How To Get Into Mining Company Investing (Free DCF Model Download)
Now that you know how to value a gold mine from the previous post, valuing a base metal mine should be easy because the steps are essentially the same.
What makes valuing a base metal mine – that is, copper, lead, nickel or zinc – more complicated than a gold mine or a silver mine is incorporating co-products and by-products. There are combinations of metals that are found in ore together. For example, common metals found together are: copper-gold or lead-silver-zinc. Often times, there will be one metal that is the primary product and the other is a by-product. Sometimes when both metals derive similar economic value (50/50), they are termed co-products. So, the valuation model becomes more complex with base metals because there are more metals to deal with. (Note that just like the gold mine model provided in the previous post, a free base metal mine model is downloadable here too – just scroll to the bottom. You will find that in this model, gold/silver/copper/lead/nickel/zinc are all listed. Depending on the mine you are valuing, input 0 for metals that are not found in the technical report. Note also that all the numbers found in this model are hypothetical. That is the end of this particularly long note.)
The set of steps in extracting the necessary information from the technical report for a base metal mine is very similar. I won’t repeat them in detail here, so if you haven’t already, then I encourage you to read the previous post on how to value a gold mine (i.e. mine start year, reserves & resources, operating costs, capex, etc). Once you’ve mastered that, all you need to know to value a base metal mine are:
Waste Ore & Strip Ratio
Waste ore applies to a gold mine as well, but where in a gold mine, the operating cash cost is expressed often in gold ounces produced such that you don’t need to break out waste ore and mined ore, this is not the case for a copper mine or a lead mine. Waste ore mined is a separate cost and is expressed as a cost per tonne of waste ore. Waste ore is calculated by multiplying mined ore by the strip ratio, as seen in the snapshot of the valuation model below:
Grade – %
The most noticeable difference between a precious metal mine and a base metal mine valuation is that the grade of copper, lead, nickel, and zinc are in %, not g/t. Typically, a grade above 1% for a primary product is considered average. If the primary product has a grade of <0.50%, then it is an expensive mine that can run into many hiccups.
Where gold is expressed in ounces, base metals are expressed in pounds (lbs). To calculate contained copper from mined ore, you multiply the mined ore (million tonnes) x grade (%) x 2204.62 (tonne-to-pound conversion). For example, 1.5million tonnes of ore mined x 0.64% copper grade x 2204.62 = 21.2 million pounds of copper.
Concentrate Tonnes & Grade
The primary base metal product will have a concentrate grade. This one is tricky to understand but basically, you reverse engineer from recovered pounds of the primary metal (e.g. copper) to tonnage of the concentrate. For example, copper concentrate produced of 0.1 million tonnes is derived by starting with:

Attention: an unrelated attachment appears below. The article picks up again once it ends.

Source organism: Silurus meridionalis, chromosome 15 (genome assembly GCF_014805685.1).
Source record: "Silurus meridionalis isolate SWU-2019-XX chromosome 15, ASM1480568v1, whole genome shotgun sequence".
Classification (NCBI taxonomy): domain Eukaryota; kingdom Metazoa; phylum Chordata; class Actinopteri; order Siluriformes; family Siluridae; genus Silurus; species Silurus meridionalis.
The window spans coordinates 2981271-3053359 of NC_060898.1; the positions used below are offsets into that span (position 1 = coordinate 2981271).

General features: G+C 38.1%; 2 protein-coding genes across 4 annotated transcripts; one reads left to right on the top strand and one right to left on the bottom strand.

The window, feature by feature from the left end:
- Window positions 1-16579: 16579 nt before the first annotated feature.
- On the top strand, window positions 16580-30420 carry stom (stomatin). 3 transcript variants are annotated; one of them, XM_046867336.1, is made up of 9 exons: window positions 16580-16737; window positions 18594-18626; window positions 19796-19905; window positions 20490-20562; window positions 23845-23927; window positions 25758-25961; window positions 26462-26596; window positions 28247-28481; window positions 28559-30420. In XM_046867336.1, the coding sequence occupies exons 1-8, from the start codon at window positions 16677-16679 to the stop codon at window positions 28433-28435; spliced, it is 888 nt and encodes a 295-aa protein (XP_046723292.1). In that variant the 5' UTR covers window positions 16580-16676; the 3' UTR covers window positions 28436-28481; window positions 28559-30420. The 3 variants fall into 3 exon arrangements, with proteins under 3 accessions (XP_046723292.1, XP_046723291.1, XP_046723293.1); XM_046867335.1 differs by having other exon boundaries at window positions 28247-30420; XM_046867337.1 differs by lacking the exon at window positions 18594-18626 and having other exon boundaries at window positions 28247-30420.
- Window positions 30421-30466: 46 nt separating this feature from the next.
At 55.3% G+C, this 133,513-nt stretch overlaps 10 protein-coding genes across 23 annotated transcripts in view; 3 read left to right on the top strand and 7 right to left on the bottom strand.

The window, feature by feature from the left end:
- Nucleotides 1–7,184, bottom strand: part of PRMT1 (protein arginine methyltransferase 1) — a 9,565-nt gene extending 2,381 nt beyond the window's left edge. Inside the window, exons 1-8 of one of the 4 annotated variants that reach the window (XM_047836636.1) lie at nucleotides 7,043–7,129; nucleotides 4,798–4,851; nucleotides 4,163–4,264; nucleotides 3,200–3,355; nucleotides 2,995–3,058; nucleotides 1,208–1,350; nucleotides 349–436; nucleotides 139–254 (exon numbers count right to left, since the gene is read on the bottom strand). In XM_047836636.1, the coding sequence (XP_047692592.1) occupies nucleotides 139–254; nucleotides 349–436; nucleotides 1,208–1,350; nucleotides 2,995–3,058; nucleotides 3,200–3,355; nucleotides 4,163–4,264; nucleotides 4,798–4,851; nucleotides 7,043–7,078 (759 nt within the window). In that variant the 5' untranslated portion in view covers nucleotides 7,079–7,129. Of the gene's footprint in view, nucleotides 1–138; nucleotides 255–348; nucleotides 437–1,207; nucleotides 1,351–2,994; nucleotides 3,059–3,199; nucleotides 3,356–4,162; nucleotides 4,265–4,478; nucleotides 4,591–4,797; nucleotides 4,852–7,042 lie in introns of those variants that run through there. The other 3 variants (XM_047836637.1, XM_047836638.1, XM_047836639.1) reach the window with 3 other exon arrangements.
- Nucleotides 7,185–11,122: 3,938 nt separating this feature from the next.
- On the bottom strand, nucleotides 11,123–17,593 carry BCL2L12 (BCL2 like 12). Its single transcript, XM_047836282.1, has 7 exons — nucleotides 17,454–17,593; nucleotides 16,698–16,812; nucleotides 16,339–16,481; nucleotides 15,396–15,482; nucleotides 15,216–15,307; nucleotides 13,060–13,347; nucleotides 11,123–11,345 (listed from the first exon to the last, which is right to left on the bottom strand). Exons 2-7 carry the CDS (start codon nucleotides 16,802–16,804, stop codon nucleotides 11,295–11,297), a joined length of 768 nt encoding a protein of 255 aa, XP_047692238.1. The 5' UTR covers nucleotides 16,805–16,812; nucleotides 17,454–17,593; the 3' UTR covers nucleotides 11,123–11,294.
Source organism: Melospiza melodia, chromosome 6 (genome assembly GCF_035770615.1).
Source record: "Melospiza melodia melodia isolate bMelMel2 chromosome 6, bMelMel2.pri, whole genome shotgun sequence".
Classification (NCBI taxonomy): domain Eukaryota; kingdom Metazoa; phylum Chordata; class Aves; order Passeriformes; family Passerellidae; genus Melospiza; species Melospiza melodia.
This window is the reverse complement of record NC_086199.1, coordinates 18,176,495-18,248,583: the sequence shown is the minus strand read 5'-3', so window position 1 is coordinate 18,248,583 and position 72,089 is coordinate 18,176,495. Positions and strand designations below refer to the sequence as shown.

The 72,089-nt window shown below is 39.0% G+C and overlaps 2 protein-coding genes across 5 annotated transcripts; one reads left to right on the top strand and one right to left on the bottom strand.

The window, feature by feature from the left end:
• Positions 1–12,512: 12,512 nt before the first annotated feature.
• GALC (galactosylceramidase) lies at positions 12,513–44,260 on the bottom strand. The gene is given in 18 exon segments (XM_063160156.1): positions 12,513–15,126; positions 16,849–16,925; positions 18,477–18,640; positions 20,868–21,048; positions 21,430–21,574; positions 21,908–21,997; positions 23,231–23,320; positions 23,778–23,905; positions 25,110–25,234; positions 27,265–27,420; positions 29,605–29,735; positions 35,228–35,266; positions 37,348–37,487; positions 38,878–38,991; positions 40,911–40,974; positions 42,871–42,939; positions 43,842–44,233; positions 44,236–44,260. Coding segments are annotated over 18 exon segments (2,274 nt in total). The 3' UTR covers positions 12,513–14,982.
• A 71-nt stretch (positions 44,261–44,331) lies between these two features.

17.9 million pounds of copper/ 2204.62 (pound-to-tonne conversion) / 10.0% copper concentrate grade (given in the technical report).
You need to find the concentrate produced because of smelting costs (more on this topic later).
Recovery rate is applied the same here as a gold mine valuation. Payability is treated the same as a recovery rate – multiply the percentage to the recovered metal(s).
Smelting & Refining Costs
One extra step in a base metal mine is calculating the smelting and refining costs – these costs are given in the technical report. Smelting cost is expressed as $ per tonne and you multiple this to the concentrate tonnes calculated just above. Refining cost is calculated by multiplying the payable metals by the refining cost per pound.
Operating Cost & Capex
These items are the same as a gold mine valuation. Note that operating cost items are expressed as per tonne of mined ore here, not as per ounce of gold produced.
Royalty (%) – NSR/NPI
NSR Royalty – I’ve also included hypothetical royalties in this model. Net Smelter Returns (NSR) royalty is the most common type of royalty on a mine. It is usually not more than 3% and is calculated by multiplying the NSR royalty percentage to the net smelter revenue (revenue minus the smelting & refining cost as defined above).
NPI Royalty – Net Profit Interest (NPI) royalty is less common. It is calculated as NPI royalty percentage multiplied by operating cash flow (revenue – smelting & refining cost – operating cost). It’s never a good sign when there is a high NPI like 10% as it puts a huge burden on the profitability of the mine.
As you can see, valuing a base metal mine is not that much different than valuing a gold mine except for the above differences. You can download the model below. Only input in blue font-colored cells. Start by choosing the primary metal at the top of the model first. This will flow through the rest of the model. And input 0 for metals that don’t apply in the mine you are valuing.
If you liked the post and the free valuation model (whether in the previous Gold post or here), please share the post and subscribe for more resources. Feel free to post your questions below in the comments section.
SEE BELOW TO DOWNLOAD FREE BASE METAL VALUATION MODEL
If you want to learn more on valuing any company, here is a great excel crash course for financial analysis on Udemy: